Aside from all the obvious monuments and such, my favorite views in DC are from the Rhode Island Avenue Metro platform facing East, and views of that metro station from the surrounding neighborhood. It’s just a smorgasbord of beautiful, oddly-juxtaposed shapes.

Also, a panoramic shot from 13th and Clifton, facing South. Bonus points if you can get one from inside or on top of that apartment building.


So, one Saturday afternoon a summer or two ago, my daughter and I were traveling on the Yellow Line from Pentagon City to Columbia Heights. For those who are unfamiliar with the DC Metro Subway system, this route takes you across the Potomac River. It is an interesting and lovely view of both DC and Virginia.

As we were taking in the view, we suddenly heard an excited young woman exclaim, “Look! It’s the ocean!”

Mr. Excellent, I challenge you to take that trip and produce a picture of the “ocean”.

Spend a day with the apeture set wide open and see everything in terms of shallow depth of field.

…if you are looking for a real challenge consider starting a365 Project. I’ve just decided tostart my second project after the first one sucked the life out of me a couple of years ago. You can follow along here.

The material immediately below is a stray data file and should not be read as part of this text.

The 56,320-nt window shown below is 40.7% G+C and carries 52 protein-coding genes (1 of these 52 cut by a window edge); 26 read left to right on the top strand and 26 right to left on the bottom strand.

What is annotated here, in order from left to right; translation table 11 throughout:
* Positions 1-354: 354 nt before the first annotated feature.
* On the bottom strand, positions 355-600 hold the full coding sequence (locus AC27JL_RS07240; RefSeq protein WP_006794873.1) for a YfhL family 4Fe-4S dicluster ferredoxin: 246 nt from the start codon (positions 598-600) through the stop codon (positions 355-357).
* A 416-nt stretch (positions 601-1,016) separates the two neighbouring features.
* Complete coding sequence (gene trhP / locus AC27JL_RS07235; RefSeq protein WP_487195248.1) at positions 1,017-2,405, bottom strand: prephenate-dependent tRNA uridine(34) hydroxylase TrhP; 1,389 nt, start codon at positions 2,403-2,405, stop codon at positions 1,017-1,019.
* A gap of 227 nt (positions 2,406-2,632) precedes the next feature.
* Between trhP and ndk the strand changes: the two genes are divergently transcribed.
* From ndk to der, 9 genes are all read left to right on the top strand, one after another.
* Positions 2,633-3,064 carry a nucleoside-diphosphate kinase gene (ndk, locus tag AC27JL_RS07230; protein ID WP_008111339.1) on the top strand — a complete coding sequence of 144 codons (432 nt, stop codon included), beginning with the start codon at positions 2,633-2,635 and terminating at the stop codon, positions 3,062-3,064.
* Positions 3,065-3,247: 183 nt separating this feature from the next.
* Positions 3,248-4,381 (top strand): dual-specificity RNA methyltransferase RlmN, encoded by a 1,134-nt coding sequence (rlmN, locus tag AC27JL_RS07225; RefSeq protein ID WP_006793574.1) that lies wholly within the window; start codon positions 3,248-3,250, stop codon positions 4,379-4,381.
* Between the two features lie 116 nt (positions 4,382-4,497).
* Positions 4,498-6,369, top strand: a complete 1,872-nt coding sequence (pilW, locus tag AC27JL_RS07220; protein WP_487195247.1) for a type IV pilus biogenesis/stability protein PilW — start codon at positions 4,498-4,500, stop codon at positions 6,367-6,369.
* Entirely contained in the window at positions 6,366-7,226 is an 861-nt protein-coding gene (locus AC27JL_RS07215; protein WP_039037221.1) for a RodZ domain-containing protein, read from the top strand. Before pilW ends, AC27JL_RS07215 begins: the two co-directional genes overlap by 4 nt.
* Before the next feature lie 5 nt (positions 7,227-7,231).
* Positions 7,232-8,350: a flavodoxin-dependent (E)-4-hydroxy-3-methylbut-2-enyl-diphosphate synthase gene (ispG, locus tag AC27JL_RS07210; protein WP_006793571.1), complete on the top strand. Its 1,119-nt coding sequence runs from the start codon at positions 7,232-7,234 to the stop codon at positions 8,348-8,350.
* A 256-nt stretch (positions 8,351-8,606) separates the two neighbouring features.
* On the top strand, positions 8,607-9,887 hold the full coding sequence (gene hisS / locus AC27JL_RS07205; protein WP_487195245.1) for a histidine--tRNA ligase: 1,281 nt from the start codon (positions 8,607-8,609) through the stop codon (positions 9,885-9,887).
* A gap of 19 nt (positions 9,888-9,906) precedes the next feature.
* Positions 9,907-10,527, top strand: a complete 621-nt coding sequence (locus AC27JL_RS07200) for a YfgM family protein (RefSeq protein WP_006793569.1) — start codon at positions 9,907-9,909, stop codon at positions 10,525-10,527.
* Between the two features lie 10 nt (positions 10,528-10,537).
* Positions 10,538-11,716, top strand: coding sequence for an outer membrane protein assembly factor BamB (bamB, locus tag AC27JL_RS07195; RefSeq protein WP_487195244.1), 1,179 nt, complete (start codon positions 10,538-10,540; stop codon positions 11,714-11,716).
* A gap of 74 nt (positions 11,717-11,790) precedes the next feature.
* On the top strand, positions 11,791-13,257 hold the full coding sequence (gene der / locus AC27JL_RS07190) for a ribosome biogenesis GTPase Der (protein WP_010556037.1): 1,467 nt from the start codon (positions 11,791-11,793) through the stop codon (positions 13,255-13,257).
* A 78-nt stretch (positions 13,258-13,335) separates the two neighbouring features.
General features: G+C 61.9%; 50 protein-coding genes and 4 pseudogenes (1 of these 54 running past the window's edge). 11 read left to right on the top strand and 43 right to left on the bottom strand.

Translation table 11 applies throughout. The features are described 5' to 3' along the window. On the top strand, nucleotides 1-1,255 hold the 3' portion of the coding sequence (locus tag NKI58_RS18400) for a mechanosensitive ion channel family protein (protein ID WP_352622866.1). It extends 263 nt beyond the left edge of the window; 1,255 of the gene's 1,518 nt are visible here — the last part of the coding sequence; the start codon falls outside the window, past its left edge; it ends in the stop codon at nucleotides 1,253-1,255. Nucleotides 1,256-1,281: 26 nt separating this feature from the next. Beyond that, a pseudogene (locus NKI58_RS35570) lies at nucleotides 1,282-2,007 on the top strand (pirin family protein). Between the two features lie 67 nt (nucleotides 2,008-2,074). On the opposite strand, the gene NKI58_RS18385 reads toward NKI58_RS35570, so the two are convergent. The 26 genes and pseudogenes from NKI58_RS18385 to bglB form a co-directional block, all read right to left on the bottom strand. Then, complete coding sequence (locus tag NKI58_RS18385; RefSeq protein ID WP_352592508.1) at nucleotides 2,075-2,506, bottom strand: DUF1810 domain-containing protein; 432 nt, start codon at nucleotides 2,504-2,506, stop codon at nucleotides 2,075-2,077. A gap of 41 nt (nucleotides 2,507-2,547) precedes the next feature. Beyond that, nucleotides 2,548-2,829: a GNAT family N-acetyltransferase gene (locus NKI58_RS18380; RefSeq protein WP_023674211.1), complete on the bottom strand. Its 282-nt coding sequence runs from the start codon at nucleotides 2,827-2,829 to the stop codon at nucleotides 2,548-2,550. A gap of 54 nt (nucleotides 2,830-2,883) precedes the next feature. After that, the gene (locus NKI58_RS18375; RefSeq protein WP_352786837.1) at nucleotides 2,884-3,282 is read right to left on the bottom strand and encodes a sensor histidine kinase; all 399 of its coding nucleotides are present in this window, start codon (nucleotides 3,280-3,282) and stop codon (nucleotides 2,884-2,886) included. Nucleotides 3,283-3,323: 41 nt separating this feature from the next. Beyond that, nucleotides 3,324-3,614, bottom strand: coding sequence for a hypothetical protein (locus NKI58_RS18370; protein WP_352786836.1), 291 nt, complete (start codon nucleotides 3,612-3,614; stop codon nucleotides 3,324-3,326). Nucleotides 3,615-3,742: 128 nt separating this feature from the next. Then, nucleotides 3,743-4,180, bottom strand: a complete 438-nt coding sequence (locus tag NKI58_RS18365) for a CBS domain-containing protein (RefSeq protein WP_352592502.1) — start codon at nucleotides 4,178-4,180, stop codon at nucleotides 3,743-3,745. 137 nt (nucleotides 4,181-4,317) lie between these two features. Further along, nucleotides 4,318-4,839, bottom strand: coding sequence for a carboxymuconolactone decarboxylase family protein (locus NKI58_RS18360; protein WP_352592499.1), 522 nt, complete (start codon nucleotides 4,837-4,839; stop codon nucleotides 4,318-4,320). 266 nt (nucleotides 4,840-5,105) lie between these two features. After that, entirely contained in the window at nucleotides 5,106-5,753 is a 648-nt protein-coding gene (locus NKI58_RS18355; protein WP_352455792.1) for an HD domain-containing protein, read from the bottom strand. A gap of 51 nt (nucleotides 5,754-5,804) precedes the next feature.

It sounds easy: but taking a photo a day for a year is actually extremely challenging undertaking. It certainly put me through the emotional wringer more than once: but my photography skills improved exponentially and I had an impressive body of work afterwards as well.

As an aside: I started my descent into photography madness here on these boards: Its quite funny to look back on this thread: I even got the name of Canon wrong! It was thanks to Sam Stone that I ended up buying the 500D: and he offers good advice (as always) in this thread as well. The 500D died earlier this year but has been replaced by a 7D and a 5D!

The sun.

Get an extreme close-up of a spider.